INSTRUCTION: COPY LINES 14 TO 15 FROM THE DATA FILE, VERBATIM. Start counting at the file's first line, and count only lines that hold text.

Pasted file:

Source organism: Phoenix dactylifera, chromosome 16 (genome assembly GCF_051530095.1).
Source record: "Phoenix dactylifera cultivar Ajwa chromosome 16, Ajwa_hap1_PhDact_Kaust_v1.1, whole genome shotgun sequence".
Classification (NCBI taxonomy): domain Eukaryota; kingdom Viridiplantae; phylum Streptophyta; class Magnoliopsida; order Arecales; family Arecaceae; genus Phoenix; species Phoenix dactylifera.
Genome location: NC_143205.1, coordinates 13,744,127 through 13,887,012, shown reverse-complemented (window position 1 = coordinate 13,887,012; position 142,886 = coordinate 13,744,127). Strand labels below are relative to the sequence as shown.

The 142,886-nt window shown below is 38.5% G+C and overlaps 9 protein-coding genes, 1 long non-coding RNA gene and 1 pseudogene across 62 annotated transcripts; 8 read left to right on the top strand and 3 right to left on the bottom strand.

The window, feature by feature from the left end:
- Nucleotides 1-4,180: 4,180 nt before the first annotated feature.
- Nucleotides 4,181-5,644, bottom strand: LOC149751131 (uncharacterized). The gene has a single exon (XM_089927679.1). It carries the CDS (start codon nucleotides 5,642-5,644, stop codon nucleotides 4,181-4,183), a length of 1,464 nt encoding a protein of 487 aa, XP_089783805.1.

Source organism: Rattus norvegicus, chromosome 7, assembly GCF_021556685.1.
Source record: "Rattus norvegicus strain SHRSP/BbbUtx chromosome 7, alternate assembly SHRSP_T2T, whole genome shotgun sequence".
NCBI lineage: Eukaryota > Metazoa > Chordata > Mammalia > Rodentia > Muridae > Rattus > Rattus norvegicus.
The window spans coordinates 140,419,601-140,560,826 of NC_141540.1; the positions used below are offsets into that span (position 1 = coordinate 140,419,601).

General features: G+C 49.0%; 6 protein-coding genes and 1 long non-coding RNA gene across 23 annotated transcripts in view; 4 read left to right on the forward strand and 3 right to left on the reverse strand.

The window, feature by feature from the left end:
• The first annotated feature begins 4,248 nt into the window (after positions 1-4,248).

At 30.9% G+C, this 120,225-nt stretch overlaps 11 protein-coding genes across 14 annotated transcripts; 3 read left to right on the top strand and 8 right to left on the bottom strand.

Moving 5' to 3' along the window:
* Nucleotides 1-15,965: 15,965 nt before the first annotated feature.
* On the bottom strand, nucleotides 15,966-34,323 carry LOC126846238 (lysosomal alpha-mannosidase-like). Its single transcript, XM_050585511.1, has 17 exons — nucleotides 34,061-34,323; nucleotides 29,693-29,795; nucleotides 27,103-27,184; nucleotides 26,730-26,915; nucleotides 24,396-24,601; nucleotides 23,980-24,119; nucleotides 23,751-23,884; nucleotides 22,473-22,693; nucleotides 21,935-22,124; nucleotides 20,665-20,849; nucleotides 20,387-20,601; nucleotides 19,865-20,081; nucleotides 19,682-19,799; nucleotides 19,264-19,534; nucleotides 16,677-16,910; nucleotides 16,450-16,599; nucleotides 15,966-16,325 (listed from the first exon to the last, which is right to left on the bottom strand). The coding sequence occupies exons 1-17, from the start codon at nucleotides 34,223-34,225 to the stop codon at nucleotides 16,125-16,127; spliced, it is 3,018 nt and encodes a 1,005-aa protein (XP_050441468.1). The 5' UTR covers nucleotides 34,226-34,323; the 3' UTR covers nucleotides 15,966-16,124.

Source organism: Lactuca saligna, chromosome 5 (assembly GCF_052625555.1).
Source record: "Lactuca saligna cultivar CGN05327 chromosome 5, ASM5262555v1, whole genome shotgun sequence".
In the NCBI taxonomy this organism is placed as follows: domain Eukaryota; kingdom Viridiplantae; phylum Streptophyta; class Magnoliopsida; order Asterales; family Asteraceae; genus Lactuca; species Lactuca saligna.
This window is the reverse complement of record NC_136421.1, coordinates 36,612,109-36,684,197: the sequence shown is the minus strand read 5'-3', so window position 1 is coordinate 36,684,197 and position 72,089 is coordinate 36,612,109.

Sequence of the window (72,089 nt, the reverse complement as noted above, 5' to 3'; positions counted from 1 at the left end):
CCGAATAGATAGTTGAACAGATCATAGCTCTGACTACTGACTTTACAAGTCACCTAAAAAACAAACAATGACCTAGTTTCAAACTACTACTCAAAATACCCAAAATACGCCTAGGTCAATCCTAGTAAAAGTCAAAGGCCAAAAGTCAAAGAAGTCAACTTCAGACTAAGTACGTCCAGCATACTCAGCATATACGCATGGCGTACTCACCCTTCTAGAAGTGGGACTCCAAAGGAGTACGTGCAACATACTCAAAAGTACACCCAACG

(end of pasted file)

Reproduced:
The window, feature by feature from the left end:
• The first annotated feature begins 4,248 nt into the window (after positions 1-4,248).